Soapbox: Ban the goody bag
They may be a birthday party staple, but this mum-of-two is saying goodbye to kids’ goodie bags
TThe following rant may have a massive impact on my family’s life. My pet peeve may result in my children being shunned from birthday parties, with hosting parents muttering apologies that they thought it best, given my beliefs don’t really fit in with their party plans. I apologise in advance, Harrison kids – your outspoken mother may have you ostracised. But it’s for the greater good. I promise!
We need to ban goodie bags from kids’ birthday parties.
Yes, those nasty little Bob the Builder/ Dora/Peppa Pig plastic bags with the contents of a $2 Shop chucked inside. Today I tipped out the debris from a few goodie bags onto my kitchen bench. Two lollipops. A whistle (shudder). Three stickers. Dice. Four balloons. A slinky. Jellybeans wrapped in plastic. Five plastic toys that were probably broken before they even got home. Bubbles. Individual lollies. In short: junk.
I was a fan at first, too, trawling Look Sharp for contents that would go down a treat among pint-sized partygoers. I even went as far as tracking down bags in the same hue as the decorations because Pinterest said so!
But I’ve recently been working with businesses who are flying the sustainable flag and I’ve sat meekly in meetings where they’ve discussed the impact of straws that don’t degrade, how plastic never ever disappears, and how consumerism is trashing our planet. Heck, even balloons aren’t exempt – it can take up to four years for one to degrade.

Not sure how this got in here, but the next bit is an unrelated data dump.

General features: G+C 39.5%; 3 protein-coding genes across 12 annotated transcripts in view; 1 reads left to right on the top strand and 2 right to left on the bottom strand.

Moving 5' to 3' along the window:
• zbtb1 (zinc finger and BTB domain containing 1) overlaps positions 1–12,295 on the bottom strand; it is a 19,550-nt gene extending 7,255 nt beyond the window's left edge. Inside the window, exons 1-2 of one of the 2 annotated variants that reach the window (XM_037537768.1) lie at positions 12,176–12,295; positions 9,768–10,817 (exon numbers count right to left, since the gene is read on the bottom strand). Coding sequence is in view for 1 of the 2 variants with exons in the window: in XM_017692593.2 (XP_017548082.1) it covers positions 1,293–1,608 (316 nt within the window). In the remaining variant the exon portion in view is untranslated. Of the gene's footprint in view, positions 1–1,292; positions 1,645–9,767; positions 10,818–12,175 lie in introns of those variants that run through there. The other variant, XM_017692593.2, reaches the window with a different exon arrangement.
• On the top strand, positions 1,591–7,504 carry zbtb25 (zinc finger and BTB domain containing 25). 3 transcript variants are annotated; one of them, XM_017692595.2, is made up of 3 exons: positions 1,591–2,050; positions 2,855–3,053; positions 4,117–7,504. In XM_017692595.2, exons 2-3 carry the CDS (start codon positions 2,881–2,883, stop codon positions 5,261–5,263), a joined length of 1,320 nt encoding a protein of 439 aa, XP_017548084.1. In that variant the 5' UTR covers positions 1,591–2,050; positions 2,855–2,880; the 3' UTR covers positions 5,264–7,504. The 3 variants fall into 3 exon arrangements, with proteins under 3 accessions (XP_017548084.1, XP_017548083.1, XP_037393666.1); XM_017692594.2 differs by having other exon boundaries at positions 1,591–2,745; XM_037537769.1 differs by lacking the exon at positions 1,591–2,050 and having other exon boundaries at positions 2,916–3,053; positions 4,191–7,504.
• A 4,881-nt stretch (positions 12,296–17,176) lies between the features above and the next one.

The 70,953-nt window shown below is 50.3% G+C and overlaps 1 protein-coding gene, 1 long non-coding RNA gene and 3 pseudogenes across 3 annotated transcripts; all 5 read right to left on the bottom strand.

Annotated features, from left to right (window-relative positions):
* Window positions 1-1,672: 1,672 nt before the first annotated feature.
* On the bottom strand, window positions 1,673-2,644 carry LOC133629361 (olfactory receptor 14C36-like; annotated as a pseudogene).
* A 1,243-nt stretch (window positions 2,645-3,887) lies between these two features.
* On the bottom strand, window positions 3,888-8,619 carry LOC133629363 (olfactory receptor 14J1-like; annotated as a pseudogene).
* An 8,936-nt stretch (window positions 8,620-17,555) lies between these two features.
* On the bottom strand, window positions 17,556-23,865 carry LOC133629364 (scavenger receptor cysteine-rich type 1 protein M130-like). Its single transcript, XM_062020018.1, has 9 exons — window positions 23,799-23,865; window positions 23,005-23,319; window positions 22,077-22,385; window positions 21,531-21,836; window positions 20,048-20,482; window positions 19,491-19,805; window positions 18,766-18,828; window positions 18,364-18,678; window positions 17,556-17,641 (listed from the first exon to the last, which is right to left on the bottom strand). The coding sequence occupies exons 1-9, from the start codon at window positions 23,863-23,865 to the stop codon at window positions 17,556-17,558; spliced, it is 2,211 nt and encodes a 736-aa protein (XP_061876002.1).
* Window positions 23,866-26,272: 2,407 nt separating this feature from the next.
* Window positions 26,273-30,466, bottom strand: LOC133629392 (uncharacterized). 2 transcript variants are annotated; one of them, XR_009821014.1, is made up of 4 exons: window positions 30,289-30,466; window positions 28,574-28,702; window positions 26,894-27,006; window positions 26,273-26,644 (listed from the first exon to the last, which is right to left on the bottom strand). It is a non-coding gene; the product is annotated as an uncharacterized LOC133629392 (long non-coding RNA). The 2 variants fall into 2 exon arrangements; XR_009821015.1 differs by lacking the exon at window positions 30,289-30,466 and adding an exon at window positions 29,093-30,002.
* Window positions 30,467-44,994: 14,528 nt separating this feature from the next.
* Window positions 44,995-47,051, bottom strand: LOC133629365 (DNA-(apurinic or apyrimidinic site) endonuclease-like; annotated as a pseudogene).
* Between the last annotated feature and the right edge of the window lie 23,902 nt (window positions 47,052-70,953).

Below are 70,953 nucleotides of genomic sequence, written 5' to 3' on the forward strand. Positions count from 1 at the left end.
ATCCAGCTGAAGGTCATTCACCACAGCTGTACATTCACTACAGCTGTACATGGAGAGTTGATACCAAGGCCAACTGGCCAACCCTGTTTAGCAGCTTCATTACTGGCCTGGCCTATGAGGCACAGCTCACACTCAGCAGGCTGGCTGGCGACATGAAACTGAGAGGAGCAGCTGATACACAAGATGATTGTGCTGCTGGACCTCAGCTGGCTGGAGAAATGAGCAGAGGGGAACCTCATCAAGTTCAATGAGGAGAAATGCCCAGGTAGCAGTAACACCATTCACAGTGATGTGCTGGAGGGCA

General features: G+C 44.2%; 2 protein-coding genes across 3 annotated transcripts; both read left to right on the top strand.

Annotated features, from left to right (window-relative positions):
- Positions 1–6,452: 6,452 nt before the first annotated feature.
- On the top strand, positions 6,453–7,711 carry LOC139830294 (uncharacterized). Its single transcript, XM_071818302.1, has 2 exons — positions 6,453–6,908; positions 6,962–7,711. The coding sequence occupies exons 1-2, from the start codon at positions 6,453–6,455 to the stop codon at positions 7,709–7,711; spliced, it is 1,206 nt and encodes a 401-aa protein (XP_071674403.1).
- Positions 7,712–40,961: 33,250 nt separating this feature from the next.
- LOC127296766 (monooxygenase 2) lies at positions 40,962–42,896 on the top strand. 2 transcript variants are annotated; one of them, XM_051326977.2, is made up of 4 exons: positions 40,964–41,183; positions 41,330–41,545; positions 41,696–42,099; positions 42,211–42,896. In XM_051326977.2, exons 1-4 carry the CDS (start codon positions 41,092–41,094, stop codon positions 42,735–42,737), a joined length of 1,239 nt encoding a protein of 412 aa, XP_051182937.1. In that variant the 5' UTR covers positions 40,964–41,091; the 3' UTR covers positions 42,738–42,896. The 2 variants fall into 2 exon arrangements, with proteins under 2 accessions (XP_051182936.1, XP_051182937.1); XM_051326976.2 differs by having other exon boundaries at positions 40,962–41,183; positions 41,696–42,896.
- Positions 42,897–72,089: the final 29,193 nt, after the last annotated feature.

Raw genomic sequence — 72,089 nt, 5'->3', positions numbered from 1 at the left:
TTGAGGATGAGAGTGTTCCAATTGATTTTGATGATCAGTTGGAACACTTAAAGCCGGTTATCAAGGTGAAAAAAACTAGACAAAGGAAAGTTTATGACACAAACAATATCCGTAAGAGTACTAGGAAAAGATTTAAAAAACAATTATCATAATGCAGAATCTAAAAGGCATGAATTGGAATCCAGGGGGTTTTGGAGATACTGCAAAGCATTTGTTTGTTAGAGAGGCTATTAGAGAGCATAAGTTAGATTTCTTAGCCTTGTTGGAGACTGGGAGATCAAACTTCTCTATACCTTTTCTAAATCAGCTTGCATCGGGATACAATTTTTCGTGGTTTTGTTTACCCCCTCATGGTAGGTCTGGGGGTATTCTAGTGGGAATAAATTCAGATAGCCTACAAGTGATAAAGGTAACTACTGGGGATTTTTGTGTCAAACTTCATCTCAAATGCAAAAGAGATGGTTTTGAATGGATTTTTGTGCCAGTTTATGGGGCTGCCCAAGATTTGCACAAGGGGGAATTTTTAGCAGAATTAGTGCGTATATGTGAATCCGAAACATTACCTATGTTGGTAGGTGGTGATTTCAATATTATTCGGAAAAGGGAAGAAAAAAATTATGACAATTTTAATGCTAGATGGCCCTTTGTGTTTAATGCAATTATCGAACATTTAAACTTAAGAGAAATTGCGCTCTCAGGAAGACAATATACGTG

Now that I’m conscious of what we’re doing to the planet, I am definitely trying harder. Soft plastic is dutifully taken back to the supermarket for recycling. Eighty percent of the time I remember to take my own bags (I’m a work in progress). We say no to McDonald’s toys when we order the kids a Happy Meal. We look for recyclable or compostable options where possible. We even bought a worm farm. (Kids, we got you 2000 pets!)
But why am I hell-bent on banning goodie bags? Why can’t I let kids have just one day of fun and enjoy a party? (A catchphrase I trot out when it comes to sugar-filled party treats.) Because the waste-not-want-not inside me cringes when I see plump fingers clutching a brightly coloured bag at the end of a party. I know it’s filled with plastic, I know the kids will play with it for 30 seconds when they get home, then I’ll see garish spinning tops, erasers and stickers lying around the house for the coming year. I can’t upcycle, pass on, or donate these things because no one wants them!
I get it. You want your kid to have an epic party – one that they’ll reminisce about forever. You want their little guests to leave feeling like it was the best day ever. But you know what? Whenever I’ve asked my kids what their favourite part of a friend’s party was, not once have they ever said ‘the goodie bag’. Not once.
Beyond the environmental impact, I feel like kids shouldn’t expect presents all the time. Kids will enjoy the simple pleasures in life, if we just let them. Hanging out with their friends away from playgroup/kindy/school, gorging on treats, watching the clown/magician/ Elsa/fairy, or whatever your gig is – that’s the stuff of which a good day is made. You don’t need to buy their love, just give them a good time.
Cake in a napkin, anyone?
Kids will enjoy the simple pleasures
in life, if we just let them